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Management and leadership skills are essential for successful levelling up

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There are large differences in productivity between the UK’s regions, with the gap between the most and least productive much higher than in other European countries. In response to this, the Government has signalled its intention to boost the UK’s productivity as a central part of its levelling up agenda

We firmly believe that if the Government is serious about levelling up all parts of the UK it must prioritise investment in management and leadership skills. 

And here is why: sound management and leadership capability make businesses more resilient and productive.

We’ve seen that better managed firms fared better throughout the pandemic, and the way to economic recovery is through boosting businesses’ management capacity. 

Improving leadership and management practices have been strongly correlated with increased productivity, even when only small improvements are made. But British businesses, especially smaller ones, continue to underinvest in their management training. In England, Scotland and Northern Ireland, around  13% of SMEs offered training to develop management skills in 2019. In Wales, this figure is even lower – at 8% – and across all nations, these figures remained unchanged since 2017.

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Most of the time, SMEs are unaware they have a training need or of the available training opportunities out there. That’s the reason CMI champions the Help to Grow Management scheme; it will play an important role in building management and leadership capability for SMEs and help them to innovate and grow. The main challenge now is to ensure businesses take up this opportunity. This will be essential to building productive capacity in the private sector, especially outside of London and the South East.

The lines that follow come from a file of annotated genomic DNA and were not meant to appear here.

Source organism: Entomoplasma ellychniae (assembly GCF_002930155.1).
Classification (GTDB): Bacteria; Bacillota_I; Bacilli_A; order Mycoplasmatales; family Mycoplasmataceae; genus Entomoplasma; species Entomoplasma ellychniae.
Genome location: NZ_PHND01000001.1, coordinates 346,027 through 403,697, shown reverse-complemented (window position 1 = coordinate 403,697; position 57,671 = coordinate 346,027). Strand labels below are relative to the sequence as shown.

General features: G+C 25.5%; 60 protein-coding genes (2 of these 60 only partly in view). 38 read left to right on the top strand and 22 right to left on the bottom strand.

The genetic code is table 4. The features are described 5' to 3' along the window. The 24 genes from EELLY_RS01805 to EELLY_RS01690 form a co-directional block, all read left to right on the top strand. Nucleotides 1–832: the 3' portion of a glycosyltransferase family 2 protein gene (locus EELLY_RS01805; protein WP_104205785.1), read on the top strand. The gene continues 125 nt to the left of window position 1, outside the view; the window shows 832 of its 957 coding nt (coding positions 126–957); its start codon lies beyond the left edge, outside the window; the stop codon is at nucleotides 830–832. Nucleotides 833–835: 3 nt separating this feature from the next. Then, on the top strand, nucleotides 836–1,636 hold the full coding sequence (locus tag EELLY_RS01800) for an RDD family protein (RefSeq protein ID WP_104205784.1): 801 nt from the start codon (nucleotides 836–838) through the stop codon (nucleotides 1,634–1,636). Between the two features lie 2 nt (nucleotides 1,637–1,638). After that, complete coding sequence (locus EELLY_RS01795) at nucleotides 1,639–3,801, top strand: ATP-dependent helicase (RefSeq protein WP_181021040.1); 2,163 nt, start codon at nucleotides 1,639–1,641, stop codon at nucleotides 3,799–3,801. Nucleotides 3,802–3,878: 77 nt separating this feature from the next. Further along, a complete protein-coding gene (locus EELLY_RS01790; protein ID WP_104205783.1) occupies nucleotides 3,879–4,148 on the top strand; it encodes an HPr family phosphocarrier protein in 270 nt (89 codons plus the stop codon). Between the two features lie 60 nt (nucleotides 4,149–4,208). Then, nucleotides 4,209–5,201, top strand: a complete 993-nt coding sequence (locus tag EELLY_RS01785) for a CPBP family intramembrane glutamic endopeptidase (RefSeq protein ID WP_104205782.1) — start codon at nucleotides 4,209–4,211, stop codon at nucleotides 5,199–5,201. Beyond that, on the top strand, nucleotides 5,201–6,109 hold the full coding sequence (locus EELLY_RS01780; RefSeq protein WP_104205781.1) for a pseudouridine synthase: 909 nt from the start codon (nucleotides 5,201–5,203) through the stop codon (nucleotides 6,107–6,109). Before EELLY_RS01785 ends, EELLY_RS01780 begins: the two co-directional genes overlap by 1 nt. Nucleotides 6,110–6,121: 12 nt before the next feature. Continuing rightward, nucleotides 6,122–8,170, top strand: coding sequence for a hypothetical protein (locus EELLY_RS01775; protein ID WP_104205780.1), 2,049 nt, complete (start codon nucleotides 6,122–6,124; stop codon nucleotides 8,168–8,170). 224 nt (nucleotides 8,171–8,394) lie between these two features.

Infrastructure development is an important pillar of the Government’s focus for higher productivity and levelling up. Managers and leaders will be needed to oversee the design, application, and effective operation of big infrastructure commitments. For example, we estimate that the two million green jobs the Government plans to create by 2030 could require a minimum of 130,000 new managers. 

As a lot of this investment will be outside of London and the South East, this will have a big impact on levelling up. For instance, Teesside will benefit from considerable public and private infrastructure investment, but this needs to be matched with similar investment in management and leadership capability to absorb the investments efficiently. The Whitetail Clean Energy power plant in Teesside will create over 2,000 jobs in construction and operations, and we estimate this could require over 200 new manager roles.

Management and leadership skills are not a ‘nice to have’. They are vital to the UK’s economic recovery post-pandemic and for the Government’s leveling up aims to deliver major infrastructure projects, reduce regional inequality and the productivity gap.

Laurentiu Ciocan– Policy team at CMI

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